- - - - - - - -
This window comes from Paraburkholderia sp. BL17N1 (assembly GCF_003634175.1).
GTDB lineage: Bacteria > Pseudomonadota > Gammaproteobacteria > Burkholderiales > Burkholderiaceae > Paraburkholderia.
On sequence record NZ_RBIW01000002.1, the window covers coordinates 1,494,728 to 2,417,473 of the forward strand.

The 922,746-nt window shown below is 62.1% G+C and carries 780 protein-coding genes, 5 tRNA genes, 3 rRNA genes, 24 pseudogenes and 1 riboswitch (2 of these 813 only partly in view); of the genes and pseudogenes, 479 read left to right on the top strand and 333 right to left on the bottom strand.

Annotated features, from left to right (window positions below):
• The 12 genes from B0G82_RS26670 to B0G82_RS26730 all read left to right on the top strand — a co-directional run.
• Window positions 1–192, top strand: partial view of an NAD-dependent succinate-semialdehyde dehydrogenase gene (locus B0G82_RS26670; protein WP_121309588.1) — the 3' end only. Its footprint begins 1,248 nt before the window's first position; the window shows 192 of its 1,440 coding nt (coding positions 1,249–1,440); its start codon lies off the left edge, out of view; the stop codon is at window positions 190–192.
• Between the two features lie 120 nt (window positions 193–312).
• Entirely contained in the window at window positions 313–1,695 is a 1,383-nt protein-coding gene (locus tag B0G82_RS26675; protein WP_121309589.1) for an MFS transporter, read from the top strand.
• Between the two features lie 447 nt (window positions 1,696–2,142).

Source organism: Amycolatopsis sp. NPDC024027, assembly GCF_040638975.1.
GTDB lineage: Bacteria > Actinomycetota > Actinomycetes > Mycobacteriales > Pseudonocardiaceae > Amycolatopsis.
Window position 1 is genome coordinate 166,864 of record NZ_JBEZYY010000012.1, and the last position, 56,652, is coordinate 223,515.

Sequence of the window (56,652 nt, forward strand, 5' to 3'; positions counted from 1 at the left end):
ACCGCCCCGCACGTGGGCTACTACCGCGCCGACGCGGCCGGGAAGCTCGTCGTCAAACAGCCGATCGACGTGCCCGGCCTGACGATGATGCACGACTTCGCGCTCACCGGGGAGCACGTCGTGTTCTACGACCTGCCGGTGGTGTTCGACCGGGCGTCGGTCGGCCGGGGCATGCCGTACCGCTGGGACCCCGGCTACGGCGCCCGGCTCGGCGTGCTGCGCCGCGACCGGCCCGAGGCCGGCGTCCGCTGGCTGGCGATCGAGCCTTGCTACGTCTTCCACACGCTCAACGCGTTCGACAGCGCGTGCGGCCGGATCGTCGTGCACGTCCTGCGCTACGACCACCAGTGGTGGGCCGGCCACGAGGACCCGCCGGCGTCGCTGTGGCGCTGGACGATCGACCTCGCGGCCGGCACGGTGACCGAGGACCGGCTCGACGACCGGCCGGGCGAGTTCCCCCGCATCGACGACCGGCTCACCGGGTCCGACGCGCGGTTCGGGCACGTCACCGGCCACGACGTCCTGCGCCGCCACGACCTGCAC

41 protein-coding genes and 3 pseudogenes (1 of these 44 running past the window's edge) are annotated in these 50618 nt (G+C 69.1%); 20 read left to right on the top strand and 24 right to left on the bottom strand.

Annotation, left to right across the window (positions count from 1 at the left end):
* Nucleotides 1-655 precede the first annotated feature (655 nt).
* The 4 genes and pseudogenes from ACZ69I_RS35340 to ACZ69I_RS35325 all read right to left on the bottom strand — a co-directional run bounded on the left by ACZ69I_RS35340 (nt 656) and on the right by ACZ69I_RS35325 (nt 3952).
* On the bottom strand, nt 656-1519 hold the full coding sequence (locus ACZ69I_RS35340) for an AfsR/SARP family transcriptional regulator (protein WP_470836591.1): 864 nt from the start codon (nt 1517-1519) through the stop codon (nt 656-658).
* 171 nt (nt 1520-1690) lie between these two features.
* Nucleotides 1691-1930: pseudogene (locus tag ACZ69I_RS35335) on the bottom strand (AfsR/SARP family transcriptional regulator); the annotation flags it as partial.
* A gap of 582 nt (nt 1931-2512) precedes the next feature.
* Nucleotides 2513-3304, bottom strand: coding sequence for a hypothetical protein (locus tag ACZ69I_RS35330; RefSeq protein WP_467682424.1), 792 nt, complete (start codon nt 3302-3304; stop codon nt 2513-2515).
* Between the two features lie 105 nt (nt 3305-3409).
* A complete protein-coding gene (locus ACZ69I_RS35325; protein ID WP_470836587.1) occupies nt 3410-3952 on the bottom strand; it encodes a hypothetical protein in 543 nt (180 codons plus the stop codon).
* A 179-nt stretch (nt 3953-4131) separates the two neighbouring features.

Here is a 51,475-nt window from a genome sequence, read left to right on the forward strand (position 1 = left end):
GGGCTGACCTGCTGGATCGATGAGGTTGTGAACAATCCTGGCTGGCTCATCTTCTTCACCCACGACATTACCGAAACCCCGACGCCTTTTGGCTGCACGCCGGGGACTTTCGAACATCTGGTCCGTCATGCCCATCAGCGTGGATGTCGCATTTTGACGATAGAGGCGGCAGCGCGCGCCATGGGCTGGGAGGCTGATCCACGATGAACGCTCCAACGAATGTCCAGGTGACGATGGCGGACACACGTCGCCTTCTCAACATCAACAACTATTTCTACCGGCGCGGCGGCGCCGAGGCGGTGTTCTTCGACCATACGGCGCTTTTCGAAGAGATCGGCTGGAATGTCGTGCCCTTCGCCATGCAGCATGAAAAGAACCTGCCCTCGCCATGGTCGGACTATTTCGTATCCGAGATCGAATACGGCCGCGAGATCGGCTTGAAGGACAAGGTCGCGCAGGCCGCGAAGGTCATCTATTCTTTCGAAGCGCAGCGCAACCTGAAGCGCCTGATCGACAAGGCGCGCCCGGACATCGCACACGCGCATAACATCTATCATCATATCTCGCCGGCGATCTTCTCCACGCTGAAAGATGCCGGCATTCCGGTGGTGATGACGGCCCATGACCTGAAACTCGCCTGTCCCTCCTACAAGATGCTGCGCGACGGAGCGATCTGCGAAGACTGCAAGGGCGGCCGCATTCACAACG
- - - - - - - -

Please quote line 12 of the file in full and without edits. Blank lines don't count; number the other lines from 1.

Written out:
GTDB lineage: Bacteria > Actinomycetota > Actinomycetes > Mycobacteriales > Pseudonocardiaceae > Amycolatopsis.